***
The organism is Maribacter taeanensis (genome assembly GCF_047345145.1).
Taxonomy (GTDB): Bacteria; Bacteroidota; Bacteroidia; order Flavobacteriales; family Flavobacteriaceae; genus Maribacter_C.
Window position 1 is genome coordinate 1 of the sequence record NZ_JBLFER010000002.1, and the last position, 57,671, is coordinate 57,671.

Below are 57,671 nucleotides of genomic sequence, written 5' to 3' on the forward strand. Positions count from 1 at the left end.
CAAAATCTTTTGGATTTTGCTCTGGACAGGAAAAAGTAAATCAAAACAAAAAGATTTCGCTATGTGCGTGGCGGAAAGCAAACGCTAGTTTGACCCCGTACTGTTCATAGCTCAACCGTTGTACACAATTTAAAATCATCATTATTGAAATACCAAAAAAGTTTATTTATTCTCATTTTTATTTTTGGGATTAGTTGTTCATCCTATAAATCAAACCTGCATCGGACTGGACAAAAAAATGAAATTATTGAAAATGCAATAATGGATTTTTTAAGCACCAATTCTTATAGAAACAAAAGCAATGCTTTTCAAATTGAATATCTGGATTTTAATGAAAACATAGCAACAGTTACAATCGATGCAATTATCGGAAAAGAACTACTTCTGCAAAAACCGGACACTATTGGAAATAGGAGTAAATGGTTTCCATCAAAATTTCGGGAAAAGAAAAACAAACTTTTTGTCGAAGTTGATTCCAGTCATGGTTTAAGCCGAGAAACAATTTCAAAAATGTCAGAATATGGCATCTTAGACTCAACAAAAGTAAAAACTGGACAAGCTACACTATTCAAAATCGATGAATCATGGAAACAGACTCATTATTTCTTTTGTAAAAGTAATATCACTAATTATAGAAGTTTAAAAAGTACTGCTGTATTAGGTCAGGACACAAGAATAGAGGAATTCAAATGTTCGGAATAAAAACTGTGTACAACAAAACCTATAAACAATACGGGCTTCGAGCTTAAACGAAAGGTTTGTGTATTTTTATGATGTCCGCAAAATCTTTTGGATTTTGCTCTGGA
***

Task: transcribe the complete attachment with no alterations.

The organism is Maribacter taeanensis (genome assembly GCF_047345145.1).
Taxonomy (GTDB): Bacteria; Bacteroidota; Bacteroidia; order Flavobacteriales; family Flavobacteriaceae; genus Maribacter_C.
Window position 1 is genome coordinate 1 of the sequence record NZ_JBLFER010000002.1, and the last position, 57,671, is coordinate 57,671.

Below are 57,671 nucleotides of genomic sequence, written 5' to 3' on the forward strand. Positions count from 1 at the left end.
CAAAATCTTTTGGATTTTGCTCTGGACAGGAAAAAGTAAATCAAAACAAAAAGATTTCGCTATGTGCGTGGCGGAAAGCAAACGCTAGTTTGACCCCGTACTGTTCATAGCTCAACCGTTGTACACAATTTAAAATCATCATTATTGAAATACCAAAAAAGTTTATTTATTCTCATTTTTATTTTTGGGATTAGTTGTTCATCCTATAAATCAAACCTGCATCGGACTGGACAAAAAAATGAAATTATTGAAAATGCAATAATGGATTTTTTAAGCACCAATTCTTATAGAAACAAAAGCAATGCTTTTCAAATTGAATATCTGGATTTTAATGAAAACATAGCAACAGTTACAATCGATGCAATTATCGGAAAAGAACTACTTCTGCAAAAACCGGACACTATTGGAAATAGGAGTAAATGGTTTCCATCAAAATTTCGGGAAAAGAAAAACAAACTTTTTGTCGAAGTTGATTCCAGTCATGGTTTAAGCCGAGAAACAATTTCAAAAATGTCAGAATATGGCATCTTAGACTCAACAAAAGTAAAAACTGGACAAGCTACACTATTCAAAATCGATGAATCATGGAAACAGACTCATTATTTCTTTTGTAAAAGTAATATCACTAATTATAGAAGTTTAAAAAGTACTGCTGTATTAGGTCAGGACACAAGAATAGAGGAATTCAAATGTTCGGAATAAAAACTGTGTACAACAAAACCTATAAACAATACGGGCTTCGAGCTTAAACGAAAGGTTTGTGTATTTTTATGATGTCCGCAAAATCTTTTGGATTTTGCTCTGGA